Cuddling: The Wonder Drug (That You Can Do In Public)

Cuddle more.

Cuddling: The Wonder Drug (That You Can Do In Public) Getty

It's a tale you've heard a thousand times: the moment a couple finishes having sex, the man turns over and commences snoring while his partner elbows him in the stomach, demanding some cuddle time. It's such a common trope that we’re practically trained to think of this as reality: Women adore cuddling, while to men, it's just a chore.

But as with so many stereotypes, this one steers far from reality. The truth is that cuddling is hugely beneficial physically and emotionally, for every human being — regardless of gender. And contrary to popular belief, men are just as into the joys and benefits of cuddling as their partners – in fact, a recent study indicates that men may need cuddling as much as, or more, than women in order to sustain a long-term relationship. And a British study conducted last year by Durex found that eight out of 10 people rated touch as the most important element of their relationship!


And why shouldn't they? From physiological effects to stress reduction, cuddling has a smorgasbord of health benefits that are good for mind and body (for both you and your partner) and they’re as easy to get as, well, a nice long snuggle.

The science behind cuddling's appeal all comes down to one word: hormones. A good cuddle, hug or loving physical interaction with another person (including sex) releases a trio of feel-good substances in your brain: 1) oxytocin, the chemical responsible for happiness; 2) endorphins, the chemicals released after a really tough workout or when you eat chocolate; and 3) dopamine, the hormone that regulates the pleasure centers in your nervous system and helps reduce blood pressure.


The result is a cocktail of great chemicals flooding your system, boosting your happiness, decreasing your anxiety and making you feel sexier, less stressed, and above all, bonded to your partner.   

Of course, from a less scientific perspective, there’s another reason cuddling is such a crucial step in keeping a relationship healthy — and in making sure both you and your partner feel great about each other. "The reason men enjoy cuddling as much as women is because cuddling, unlike sex, gets to provide a place where it’s not about performance," says Reid Mihalko, a sex and relationship expert and founder of Cuddle Party, a workshop designed to explore cuddling as a form of communication. "Cuddling gets to be this activity where there’s intimacy, but for once it doesn’t have to be about sex."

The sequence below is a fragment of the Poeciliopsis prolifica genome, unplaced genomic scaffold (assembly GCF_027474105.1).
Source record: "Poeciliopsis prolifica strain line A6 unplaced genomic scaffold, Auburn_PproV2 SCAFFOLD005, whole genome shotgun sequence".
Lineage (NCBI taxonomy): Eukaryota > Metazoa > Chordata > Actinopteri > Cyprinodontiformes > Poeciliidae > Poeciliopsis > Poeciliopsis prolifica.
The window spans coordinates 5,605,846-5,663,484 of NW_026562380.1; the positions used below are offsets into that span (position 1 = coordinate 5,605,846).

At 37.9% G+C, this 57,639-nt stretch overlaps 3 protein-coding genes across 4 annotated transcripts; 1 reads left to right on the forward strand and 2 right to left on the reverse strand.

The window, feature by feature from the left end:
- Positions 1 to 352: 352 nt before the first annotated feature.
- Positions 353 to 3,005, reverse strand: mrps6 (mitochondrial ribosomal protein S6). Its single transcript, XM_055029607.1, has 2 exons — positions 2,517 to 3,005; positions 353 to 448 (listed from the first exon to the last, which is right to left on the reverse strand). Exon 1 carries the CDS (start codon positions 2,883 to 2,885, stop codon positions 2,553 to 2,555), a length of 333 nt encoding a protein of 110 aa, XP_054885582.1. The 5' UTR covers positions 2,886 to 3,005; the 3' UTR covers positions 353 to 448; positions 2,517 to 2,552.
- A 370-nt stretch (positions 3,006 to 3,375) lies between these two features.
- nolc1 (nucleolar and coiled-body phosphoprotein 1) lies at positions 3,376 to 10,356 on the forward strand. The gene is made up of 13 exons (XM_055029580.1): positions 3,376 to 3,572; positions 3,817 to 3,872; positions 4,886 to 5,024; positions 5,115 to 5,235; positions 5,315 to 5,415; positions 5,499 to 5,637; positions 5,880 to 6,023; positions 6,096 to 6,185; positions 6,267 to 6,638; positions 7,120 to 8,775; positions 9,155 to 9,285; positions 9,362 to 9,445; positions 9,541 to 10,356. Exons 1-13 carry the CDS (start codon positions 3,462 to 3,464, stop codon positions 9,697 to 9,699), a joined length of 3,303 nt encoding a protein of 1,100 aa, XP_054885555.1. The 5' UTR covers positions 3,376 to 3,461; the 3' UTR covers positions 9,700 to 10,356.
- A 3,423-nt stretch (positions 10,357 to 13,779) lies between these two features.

Mihalko's Cuddle Parties have had over 40,000 participants in the last 10 years, in 7 different countries. Says Reid, "We almost always have had more men trying to come than women. And not because it's some front for an orgy; rather, men are looking for a place where they can have intimacy without all the pressures of sex."

Maybe the pressures can be traced to pop culture; namely, the views perpetuated in sitcoms and rom coms: Men want sex all the time, and women are more nuanced. As a result, we wind up with the cultural viewpoint that in order to be a strong man, a guy should always be trying to get into a woman’s pants. The beauty of cuddling is that it’s an activity that lets both men and women take a break from the pressures (and anxieties) of sex sometimes, but still enjoy the enormous benefits of touch. 


But do you always have to cuddle with a romantic partner? Can you get the same benefits from cuddling with your dog or your best friend? You’ll  certainly still produce some of the same hormones—especially oxytocin.

That said, there are few substitutions for the cuddling rush you get with your romantic partner. Cuddling gives you a chance to be with your partner in an intimate way and communicate a very simple message: that you love him, you understand and accept her, you feel safe with him. Consider it a necessary healthy part of a balanced relationship diet. Cuddling alone isn't enough to sustain us, but never cuddling isn't healthy either. If you’ve ever had a sexual relationship that had absolutely no cuddling, chances are it wasn't very fulfilling.

"The skills that go into good cuddling are the same kinds of skills that go into good sex: being able to express yourself physically, to open up intimately and to receive love and pleasure from another person," said Reid.



A good cuddle is any kind of sustained touch that lasts longer than 5 consecutive minutes. Oxytocin flows as soon as you feel safe — and it starts flowing very quickly — but the other hormones take a bit longer. So while a 15-second hug can be great, it’s no match for a 5-minute cuddle, which will boost your immune system, lower your blood pressure and improve your breathing.

Says Reid: "Good cuddling doesn’t have to mean you’re not moving, or just lying there. You can be wrestling or playing around. Just keep the touching sustained for anywhere between 5 and 20 minutes." And cuddling doesn’t always have to happen lying down. Vertical cuddling — hugging or holding hands — will give you many of the same benefits as a great cuddle between the sheets.

Not sure if you can find the time for a 10-minute cuddle fest? You can sneak in a cuddle anywhere, from a train to a park on a warm afternoon. Rest your head on his shoulder and wind your arms around each other at a movie theater. Remember, it doesn't have to be PDA; just sustained touch — the kind that won't tick off the people around you!